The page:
This is the second installment in a series on Healthy Buildings. In the first installment, we introduced the background and research behind what we call “Healthy Building Syndrome” – the growing movement towards optimizing buildings for occupant health and productivity. In this article, Katie Bachman outlines a simple, strategic framework that removes the complexity from the undertaking of choosing building materials that are more sustainable and healthy. Katie will be speaking on this topic at the Living Product Expo in Pittsburgh, PA on September 13.
The AEC industry has swiftly educated itself on the impact that building materials can have on the environment and human health. Primarily ushered in by the LEED v4 Building Disclosure and Optimization credits, which require transparency labels such as Environmental Product Declarations (EPDs) and Health Product Declarations (HPDs), these methods of reporting the embodied impacts of building products have helped the industry move towards transparency, but also caused a lot of confusion in their rapid rollout.
However, the dust is starting to settle and it’s time to focus. How can we use these third-party product transparency labels as a guide for larger impact? Instead of just hitting the 20 EPDs and HPDs required by LEED v4, there are ways to be strategic with product selection, whether you’re targeting LEED certification or not. Here’s a two-step framework to help you simplify where to focus when it comes to environmental and health impacts of building materials:
STEP 1: FOCUS ON THE PRIMARY AREA OF CONCERN SPECIFIC TO MATERIAL TYPES
Where to focus for high impact: materials with high weight and/or volume.
- For new construction projects, focus on the building’s foundation, envelope, and structural systems
- For tenant improvements projects, focus on doors, casework, interior framing systems, and high-volume products such as carpet
Where to focus for high impact: materials with lowest risk, where the formula for risk = f (hazard, exposure).
Exposure is always predictable. Determine where the design is intending occupants to spend most of their time. What will they be touching and interacting with most frequently? Focus on materials in those spaces for health impact transparency. Here are some examples:
- In an office space, focus on employee workstations or finishes in highly utilized spaces such as conference rooms
- In a retail environment, focus on the checkout counters, employee breakrooms, or the product display fixtures your customers will be exposed to
- In a daycare center, focus on the flooring that children will play on
Hazard is variable depending on the product, so once you have determined the materials in your space to be the focus for health impact, identify the known toxic ingredients (i.e. what Chemicals of Concern should not be present in carpet vs. laminates?). Then leverage a health transparency label, such as an HPD or Declare Label, to ensure that those known hazards are either not present in the products you’re specifying, or only found in trace amounts (meaning exposure is limited).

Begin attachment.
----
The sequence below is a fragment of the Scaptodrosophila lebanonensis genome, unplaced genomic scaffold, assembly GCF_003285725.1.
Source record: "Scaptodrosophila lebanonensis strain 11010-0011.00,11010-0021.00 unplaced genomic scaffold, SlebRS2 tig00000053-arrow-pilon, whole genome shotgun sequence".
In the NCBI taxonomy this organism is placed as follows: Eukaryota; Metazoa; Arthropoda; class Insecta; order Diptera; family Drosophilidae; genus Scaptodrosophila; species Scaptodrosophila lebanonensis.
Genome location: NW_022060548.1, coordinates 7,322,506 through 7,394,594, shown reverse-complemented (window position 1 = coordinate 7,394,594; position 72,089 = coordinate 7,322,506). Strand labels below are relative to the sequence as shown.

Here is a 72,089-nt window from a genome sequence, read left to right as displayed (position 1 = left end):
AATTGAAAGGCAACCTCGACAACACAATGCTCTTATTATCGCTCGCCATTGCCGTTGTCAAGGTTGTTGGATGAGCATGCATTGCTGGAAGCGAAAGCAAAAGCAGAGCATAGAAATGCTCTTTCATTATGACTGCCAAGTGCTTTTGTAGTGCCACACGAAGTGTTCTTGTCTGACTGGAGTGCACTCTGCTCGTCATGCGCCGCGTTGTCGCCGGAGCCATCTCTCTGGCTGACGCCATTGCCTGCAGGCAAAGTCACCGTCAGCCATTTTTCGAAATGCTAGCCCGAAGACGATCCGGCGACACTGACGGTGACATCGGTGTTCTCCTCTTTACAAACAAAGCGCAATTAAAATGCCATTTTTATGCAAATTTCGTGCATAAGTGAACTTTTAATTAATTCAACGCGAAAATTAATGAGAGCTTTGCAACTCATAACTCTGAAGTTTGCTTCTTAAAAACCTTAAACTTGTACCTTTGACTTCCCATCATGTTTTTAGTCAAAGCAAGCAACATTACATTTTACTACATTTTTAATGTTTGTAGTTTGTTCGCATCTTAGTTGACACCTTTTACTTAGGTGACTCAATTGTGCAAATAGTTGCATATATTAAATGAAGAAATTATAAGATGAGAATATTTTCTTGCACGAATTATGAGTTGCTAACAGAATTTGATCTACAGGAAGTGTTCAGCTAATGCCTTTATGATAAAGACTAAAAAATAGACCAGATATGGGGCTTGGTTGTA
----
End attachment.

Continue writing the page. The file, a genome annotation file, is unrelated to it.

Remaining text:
STEP 2: ADD ALIGNMENT WITH SUSTAINABILITY VISION AND INDUSTRY TO HELP MAXIMIZE IMPACT
Coming out of Step 1, you will have narrowed down your focus and determined which materials should require different environmental and health disclosure data. If you want to strive for greater impact, consider how material selection can be further optimized through alignment with your sustainability vision or project industry sector.
Corporate Vision Alignment
Question how to align product procurement with a larger, corporate sustainability vision.
For example, if you are an organization with a carbon reduction goal, not only require that materials with high environmental impact have EPDs, but specify that the embodied carbon impact category (one of the five environmental impact categories disclosed on a typical EPD) demonstrates a reduction from industry baseline.
Question how to align sustainable product procurement with your project’s industry sector.
For example, on a healthcare project, add an additional layer of focus to materials unique to the health care industry, such as patient exam chairs. Start by doing your due diligence to ensure all high exposure materials have health transparency documentation, but then focus and ensure products specialized for your industry have no known hazards (Chemicals of Concern). This way, you’re moving markets unique to your project’s industry – and you’ll walk away with a great sustainability story!
We foresee that the adoption of transparency labels is soon to be industry standard; thus, it’s important to learn how to utilize these standardization methods to jump off the disclosure platform and into product optimization. We hope you can use this simple framework as a starting point for smart decision making within your procurement practices.